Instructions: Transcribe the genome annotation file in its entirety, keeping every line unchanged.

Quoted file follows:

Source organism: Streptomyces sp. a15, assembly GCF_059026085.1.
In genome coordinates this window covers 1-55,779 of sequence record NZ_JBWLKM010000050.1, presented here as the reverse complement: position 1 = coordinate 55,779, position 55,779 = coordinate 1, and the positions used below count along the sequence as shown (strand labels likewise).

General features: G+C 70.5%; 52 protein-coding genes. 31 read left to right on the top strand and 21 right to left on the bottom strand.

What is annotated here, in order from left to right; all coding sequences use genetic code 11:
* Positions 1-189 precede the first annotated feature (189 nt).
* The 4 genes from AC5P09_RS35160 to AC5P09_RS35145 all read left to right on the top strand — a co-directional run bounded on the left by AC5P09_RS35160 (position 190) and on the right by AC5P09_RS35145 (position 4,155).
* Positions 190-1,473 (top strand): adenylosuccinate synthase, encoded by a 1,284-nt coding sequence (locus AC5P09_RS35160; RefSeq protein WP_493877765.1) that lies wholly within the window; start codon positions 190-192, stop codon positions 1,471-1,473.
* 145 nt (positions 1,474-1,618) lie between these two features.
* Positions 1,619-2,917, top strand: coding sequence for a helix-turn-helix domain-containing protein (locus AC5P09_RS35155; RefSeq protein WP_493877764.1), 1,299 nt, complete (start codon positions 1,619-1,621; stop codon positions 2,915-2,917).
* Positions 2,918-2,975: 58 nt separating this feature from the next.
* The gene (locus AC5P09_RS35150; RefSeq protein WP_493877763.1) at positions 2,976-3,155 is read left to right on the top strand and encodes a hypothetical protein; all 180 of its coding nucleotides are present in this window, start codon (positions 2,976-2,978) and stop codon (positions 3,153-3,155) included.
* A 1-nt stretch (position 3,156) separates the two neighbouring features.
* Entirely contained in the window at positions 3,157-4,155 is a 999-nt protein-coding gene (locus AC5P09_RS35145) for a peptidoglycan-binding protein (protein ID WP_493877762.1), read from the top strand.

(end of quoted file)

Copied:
Source organism: Streptomyces sp. a15, assembly GCF_059026085.1.
In genome coordinates this window covers 1-55,779 of sequence record NZ_JBWLKM010000050.1, presented here as the reverse complement: position 1 = coordinate 55,779, position 55,779 = coordinate 1, and the positions used below count along the sequence as shown (strand labels likewise).

General features: G+C 70.5%; 52 protein-coding genes. 31 read left to right on the top strand and 21 right to left on the bottom strand.

What is annotated here, in order from left to right; all coding sequences use genetic code 11:
* Positions 1-189 precede the first annotated feature (189 nt).
* The 4 genes from AC5P09_RS35160 to AC5P09_RS35145 all read left to right on the top strand — a co-directional run bounded on the left by AC5P09_RS35160 (position 190) and on the right by AC5P09_RS35145 (position 4,155).
* Positions 190-1,473 (top strand): adenylosuccinate synthase, encoded by a 1,284-nt coding sequence (locus AC5P09_RS35160; RefSeq protein WP_493877765.1) that lies wholly within the window; start codon positions 190-192, stop codon positions 1,471-1,473.
* 145 nt (positions 1,474-1,618) lie between these two features.
* Positions 1,619-2,917, top strand: coding sequence for a helix-turn-helix domain-containing protein (locus AC5P09_RS35155; RefSeq protein WP_493877764.1), 1,299 nt, complete (start codon positions 1,619-1,621; stop codon positions 2,915-2,917).
* Positions 2,918-2,975: 58 nt separating this feature from the next.
* The gene (locus AC5P09_RS35150; RefSeq protein WP_493877763.1) at positions 2,976-3,155 is read left to right on the top strand and encodes a hypothetical protein; all 180 of its coding nucleotides are present in this window, start codon (positions 2,976-2,978) and stop codon (positions 3,153-3,155) included.
* A 1-nt stretch (position 3,156) separates the two neighbouring features.
* Entirely contained in the window at positions 3,157-4,155 is a 999-nt protein-coding gene (locus AC5P09_RS35145) for a peptidoglycan-binding protein (protein ID WP_493877762.1), read from the top strand.